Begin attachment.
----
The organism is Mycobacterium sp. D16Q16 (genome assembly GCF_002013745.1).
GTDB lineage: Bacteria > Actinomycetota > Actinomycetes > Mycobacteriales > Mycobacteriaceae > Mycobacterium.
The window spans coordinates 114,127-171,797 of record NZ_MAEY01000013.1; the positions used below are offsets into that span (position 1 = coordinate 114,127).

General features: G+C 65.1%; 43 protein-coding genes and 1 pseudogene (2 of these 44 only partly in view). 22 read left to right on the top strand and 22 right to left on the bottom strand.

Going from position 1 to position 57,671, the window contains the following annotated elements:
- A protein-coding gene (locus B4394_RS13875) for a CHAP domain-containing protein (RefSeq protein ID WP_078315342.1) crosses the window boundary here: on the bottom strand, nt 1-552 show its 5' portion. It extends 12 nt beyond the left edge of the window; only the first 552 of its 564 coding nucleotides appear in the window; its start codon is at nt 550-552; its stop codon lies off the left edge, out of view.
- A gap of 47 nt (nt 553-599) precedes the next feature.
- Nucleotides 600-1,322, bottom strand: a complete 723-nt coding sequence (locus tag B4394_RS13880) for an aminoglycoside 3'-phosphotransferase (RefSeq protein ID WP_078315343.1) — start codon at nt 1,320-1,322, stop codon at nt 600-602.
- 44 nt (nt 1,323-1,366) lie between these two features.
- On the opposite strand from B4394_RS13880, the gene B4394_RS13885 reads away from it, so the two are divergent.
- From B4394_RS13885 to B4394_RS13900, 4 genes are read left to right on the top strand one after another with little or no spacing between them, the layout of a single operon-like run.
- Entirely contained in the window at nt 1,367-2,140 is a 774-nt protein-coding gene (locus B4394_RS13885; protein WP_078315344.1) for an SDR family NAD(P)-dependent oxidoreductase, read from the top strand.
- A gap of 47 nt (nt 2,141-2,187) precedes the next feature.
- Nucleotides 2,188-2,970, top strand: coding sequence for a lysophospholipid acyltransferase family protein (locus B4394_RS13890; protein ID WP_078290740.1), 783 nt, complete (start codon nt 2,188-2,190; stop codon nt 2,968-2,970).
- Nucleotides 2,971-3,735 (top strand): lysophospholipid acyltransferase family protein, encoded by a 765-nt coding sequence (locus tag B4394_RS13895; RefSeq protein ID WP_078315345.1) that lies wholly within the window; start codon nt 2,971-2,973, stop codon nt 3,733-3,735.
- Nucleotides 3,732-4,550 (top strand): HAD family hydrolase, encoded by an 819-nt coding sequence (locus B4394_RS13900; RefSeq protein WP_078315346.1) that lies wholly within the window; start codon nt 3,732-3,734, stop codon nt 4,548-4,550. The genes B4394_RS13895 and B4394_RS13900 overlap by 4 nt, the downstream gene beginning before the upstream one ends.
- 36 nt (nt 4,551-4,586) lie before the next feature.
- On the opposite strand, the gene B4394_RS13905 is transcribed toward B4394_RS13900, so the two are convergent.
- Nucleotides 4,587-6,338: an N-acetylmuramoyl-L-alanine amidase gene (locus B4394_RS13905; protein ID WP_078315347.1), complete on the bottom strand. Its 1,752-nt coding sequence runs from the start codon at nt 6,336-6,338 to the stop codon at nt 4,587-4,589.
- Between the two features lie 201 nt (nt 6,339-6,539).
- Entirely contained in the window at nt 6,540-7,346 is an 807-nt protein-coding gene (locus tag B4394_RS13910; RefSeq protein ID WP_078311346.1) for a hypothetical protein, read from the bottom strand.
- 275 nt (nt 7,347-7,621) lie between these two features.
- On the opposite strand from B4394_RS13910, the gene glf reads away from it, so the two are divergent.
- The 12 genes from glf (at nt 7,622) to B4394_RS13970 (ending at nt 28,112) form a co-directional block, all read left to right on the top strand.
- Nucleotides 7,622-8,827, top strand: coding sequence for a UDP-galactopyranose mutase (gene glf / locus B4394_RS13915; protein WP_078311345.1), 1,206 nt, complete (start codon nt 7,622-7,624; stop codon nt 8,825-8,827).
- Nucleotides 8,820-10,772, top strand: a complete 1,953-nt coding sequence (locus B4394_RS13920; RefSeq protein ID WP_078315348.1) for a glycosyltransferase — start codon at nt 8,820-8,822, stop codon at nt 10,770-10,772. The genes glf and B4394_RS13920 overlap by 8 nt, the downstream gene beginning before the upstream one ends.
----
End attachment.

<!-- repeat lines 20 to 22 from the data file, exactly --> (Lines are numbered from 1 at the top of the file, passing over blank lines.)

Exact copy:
- Between the two features lie 201 nt (nt 6,339-6,539).
- Entirely contained in the window at nt 6,540-7,346 is an 807-nt protein-coding gene (locus tag B4394_RS13910; RefSeq protein ID WP_078311346.1) for a hypothetical protein, read from the bottom strand.
- 275 nt (nt 7,347-7,621) lie between these two features.